Politically Speaking

Democracy is the best system we have

November 16, 2016   ·   0 Comments

By Mark Pavilons

The people have spoken.
This pretty much sums up the fundamentals of our democratic system in a nutshell. Sure, our form of government may not be perfect, but it’s the very foundation of our society.
Often, when you toss out the term “politics,” people shudder and make some weird facial distortions. Politics isn’t everyone’s cup of tea, but politics permeates every aspect of our society, whether we realize it or not.
In Canada, we enjoy universal health care and eduction – both political decisions and two very important cornerstones of our political system. We take them for granted. Sure, we expect to be treated well and expeditiously and often complain when the system hits a few hurdles, or we’re left waiting for a few hours for emergency care. I would like to remind people that we have one of the best health care systems in the world and our hospitals in the GTA are among the finest anywhere on the planet.
People die every day across the globe due to a lack of access to a doctor. Children perish from illnesses that we’ve cured in the west decades ago.
We have a pretty good public education system in this province. From kindergarten to Grade 12, our children are given a really good start in life. They have access to not only quality education, but a vast array of extra-curricular activities that improve their health, fitness and social skills.
There is assistance for those who need money for post-secondary studies, through OSAP. Recent changes have postponed repayment for students until they are settled, earning a decent salary.
We also have some of the finest colleges and universities around.
Our tax dollars – income taxes, sales taxes, property taxes – go to pay for garbage collection, roads, police and fire protection, to name a few. All of this just happens to be part of our political system, at all three levels.
People are often heard to remark “there’s nothing we can do to change things.” That can’t be further from the truth.
The recent U.S. election is proof of that. People wanted change. They sent a strong message to the “establishment” that they were not happy with the way things were. A strong voter turnout proves just how effective, and in this case, dramatic, democracy can be. For all those who said they couldn’t make a difference, well look at how they’ve effectively changed the political landscape in America!
And, believe it or not, we all have a say. We can voice our opinions and concerns any time, to our local councillors, provincial MPPs or federal MPs. They are our pipeline to the government and ruling party. We can affect change. Simply by standing up, making our concerns known, we can not only provide input into our own communities, but perhaps right some wrongs along the way.
While the term “politics” can be daunting, confusing and intimidating, it shouldn’t be. It was never meant to be when our founding fathers created our system. Our humble beginnings were ground-up – from the people, by the people.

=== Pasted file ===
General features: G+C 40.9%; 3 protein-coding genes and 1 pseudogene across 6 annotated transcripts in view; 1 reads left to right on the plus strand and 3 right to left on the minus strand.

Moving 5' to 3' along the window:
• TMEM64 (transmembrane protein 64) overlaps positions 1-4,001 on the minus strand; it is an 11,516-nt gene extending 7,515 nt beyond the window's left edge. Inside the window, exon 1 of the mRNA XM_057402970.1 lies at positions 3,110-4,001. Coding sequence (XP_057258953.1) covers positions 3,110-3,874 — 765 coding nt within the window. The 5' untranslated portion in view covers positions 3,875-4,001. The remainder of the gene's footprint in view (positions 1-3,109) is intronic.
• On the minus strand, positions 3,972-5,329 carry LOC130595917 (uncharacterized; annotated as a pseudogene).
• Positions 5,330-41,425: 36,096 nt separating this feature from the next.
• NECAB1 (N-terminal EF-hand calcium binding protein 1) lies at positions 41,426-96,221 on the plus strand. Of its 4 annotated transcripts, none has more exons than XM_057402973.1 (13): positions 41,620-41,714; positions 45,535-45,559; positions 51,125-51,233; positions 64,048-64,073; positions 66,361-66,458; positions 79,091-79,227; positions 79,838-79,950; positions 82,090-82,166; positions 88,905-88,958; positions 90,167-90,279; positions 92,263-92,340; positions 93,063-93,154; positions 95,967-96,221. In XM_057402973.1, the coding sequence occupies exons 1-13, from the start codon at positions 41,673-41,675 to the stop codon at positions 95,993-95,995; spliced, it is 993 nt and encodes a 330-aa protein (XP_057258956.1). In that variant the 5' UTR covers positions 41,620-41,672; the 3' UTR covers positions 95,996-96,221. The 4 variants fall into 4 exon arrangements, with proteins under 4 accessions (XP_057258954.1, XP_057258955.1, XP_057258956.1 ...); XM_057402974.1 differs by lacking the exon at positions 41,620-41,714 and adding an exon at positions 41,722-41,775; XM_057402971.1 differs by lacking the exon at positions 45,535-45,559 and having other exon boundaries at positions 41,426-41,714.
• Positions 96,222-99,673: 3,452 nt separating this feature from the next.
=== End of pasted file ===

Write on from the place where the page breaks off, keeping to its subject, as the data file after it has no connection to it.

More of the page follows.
I can’t stress this enough. The words from the U.S. Constitution are so powerful – “We the People of the United States, in Order to form a more perfect Union, establish Justice, insure domestic Tranquility, provide for the common defence, promote the general Welfare, and secure the Blessings of Liberty to ourselves and our Posterity, do ordain and establish this Constitution for the United States of America.”
Nothing is so simple and eloquent.
Our relatively new Canadian Charter of Rights and Freedoms (1982) is equally powerful. It sets out our fundamental rights and freedoms that include (a) freedom of conscience and religion; (b) freedom of thought, belief, opinion and expression, including freedom of the press and other media of communication; (c) freedom of peaceful assembly; and (d) freedom of association. It also guarantees democratic, mobility, legal and equality rights.
Boiled down, politics means democratic rights. A lot of time and effort went into these founding documents.
Okay, growing up a free society we tend to take it all for granted. But I’d like to remind everyone that Canada was founded by European immigrants and an influx of displaced persons after the Second World War jump-started our current way of life.
My father held democratic freedoms very dearly, since he left a country that fell under the Communist boot. He made it a point of taking an interest in, and voting in, every election here in Canada. He never missed one.
We just marked Remembrance Day and hopefully we all stopped and reflected on the sacrifices that allow us to enjoy our freedoms today. I take out an MIA letter about my uncle from time to time, just to remind me how real it all was.
I would like to remind everyone, young and old alike, not to fear the word “politics.” Embrace it, understand it and get involved. Our system belongs to us, thanks to all those who came before, to make this land blessed with liberty and prosperity. Never take that for granted!


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